The French Had a Name for It: Classic French Noir from the 40s through the 60s is a series running at the Roxie from tomorrow through Monday and Michael Guillén‘s got a big overview at the Evening Class.

Writing for Film International, Janine Gericke previews the Film Society’s Hong Kong Cinema series, opening tomorrow and running through the weekend.

Saturday sees a benefit auction of the San Francisco Cinematheque.


So let’s assume you’ve seen Orson Welles‘s Touch of Evil (1958). On Saturday, Sean Axmaker will host of “Cinema Dissection” in the SIFF Film Center Classroom. Over a period of six hours, the audience will be free “to stop the film at any time to make an observation or ask a question of the other participants.”

Lav Diaz’s Norte, the End of History (2013) begins its week-long run at Northwest Film Forum tomorrow and, in the Stranger, Charles Mudede explains why you really much catch it if you can.


Word from the Chronicle‘s Marc Savlov: “Thai ghost stories, documentaries decrying the affect of modernization on traditional Eastern ways of living (and dying), badass stuntmen direct from cinematic Chinatown alleyways, and vengeful green dragons are all part of the seventh Austin Asian American Film Festival, which had been dormant since its 2009 season and returns for a Nov. 13-17 berth at the Marchesa Hall & Theatre.”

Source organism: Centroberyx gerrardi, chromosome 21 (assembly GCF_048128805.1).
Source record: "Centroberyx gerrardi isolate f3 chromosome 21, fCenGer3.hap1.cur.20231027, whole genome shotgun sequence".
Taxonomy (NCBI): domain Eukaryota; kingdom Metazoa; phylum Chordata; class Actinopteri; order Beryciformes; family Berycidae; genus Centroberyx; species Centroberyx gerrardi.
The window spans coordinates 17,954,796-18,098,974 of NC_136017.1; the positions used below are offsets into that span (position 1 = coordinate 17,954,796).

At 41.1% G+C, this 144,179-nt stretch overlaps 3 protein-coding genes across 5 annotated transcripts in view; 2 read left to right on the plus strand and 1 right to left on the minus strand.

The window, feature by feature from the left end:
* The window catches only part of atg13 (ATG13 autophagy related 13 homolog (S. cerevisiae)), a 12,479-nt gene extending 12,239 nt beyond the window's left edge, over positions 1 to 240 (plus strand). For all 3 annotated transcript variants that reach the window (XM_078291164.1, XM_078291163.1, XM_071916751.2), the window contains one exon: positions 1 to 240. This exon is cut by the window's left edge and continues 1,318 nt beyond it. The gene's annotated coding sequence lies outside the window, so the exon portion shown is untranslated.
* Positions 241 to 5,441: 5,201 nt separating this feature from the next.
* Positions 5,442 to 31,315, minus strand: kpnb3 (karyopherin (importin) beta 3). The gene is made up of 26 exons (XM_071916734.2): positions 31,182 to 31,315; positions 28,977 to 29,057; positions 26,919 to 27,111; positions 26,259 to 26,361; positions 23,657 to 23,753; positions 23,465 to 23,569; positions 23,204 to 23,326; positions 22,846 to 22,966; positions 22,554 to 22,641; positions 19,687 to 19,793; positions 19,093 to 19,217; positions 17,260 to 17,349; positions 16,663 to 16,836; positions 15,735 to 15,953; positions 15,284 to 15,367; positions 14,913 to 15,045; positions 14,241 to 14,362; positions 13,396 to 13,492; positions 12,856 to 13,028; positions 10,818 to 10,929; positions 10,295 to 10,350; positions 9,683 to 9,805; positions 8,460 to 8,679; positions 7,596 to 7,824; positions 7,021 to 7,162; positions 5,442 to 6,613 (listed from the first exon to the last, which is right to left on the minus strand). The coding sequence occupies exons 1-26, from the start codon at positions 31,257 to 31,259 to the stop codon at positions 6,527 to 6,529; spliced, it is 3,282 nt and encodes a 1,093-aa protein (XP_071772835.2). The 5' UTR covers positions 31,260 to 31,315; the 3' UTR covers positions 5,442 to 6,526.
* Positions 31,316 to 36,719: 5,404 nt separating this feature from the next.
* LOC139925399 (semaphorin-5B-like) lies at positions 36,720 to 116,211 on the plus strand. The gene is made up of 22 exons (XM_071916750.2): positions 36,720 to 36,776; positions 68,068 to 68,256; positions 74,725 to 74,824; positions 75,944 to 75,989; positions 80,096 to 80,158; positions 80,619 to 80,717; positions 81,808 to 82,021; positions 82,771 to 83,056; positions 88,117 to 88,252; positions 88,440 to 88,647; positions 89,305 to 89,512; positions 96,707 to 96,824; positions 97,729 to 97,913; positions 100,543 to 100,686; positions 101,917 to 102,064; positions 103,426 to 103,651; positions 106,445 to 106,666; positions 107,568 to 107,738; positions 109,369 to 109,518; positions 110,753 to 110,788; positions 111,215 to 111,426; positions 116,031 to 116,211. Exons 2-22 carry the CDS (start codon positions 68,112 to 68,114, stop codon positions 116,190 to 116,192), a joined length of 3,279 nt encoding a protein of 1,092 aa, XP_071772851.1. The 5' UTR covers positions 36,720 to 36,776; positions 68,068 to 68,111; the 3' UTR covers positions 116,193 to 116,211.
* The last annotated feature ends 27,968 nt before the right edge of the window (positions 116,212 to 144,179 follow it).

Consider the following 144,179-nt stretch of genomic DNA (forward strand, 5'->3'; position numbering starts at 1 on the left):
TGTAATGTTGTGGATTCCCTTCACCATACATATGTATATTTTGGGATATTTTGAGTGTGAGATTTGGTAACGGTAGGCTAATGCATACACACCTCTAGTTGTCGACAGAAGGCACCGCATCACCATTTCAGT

Newcastle. On Saturday, the Star and Shadow Cinema will host Unearthing Forgotten Horrors, “an annual mini-fest of folk horror cinema, short film and spooked live music.”

Vienna. The Austrian Film Museum’s retrospective Gregory J. Markopoulos opens on Wednesday and runs through November 24.

Zurich. Alexandra Navratil’s Plunge / Soar is on view at BolteLang through November 29. Aoife Rosenmeyer for Art Agenda: “In addition to her reflection on early sources of film materials and processes, Navratil’s use of archival footage illuminates certain dynamics of colonial wealth creation, illustrating, too, how film was instrumentalized to further imperial aims.”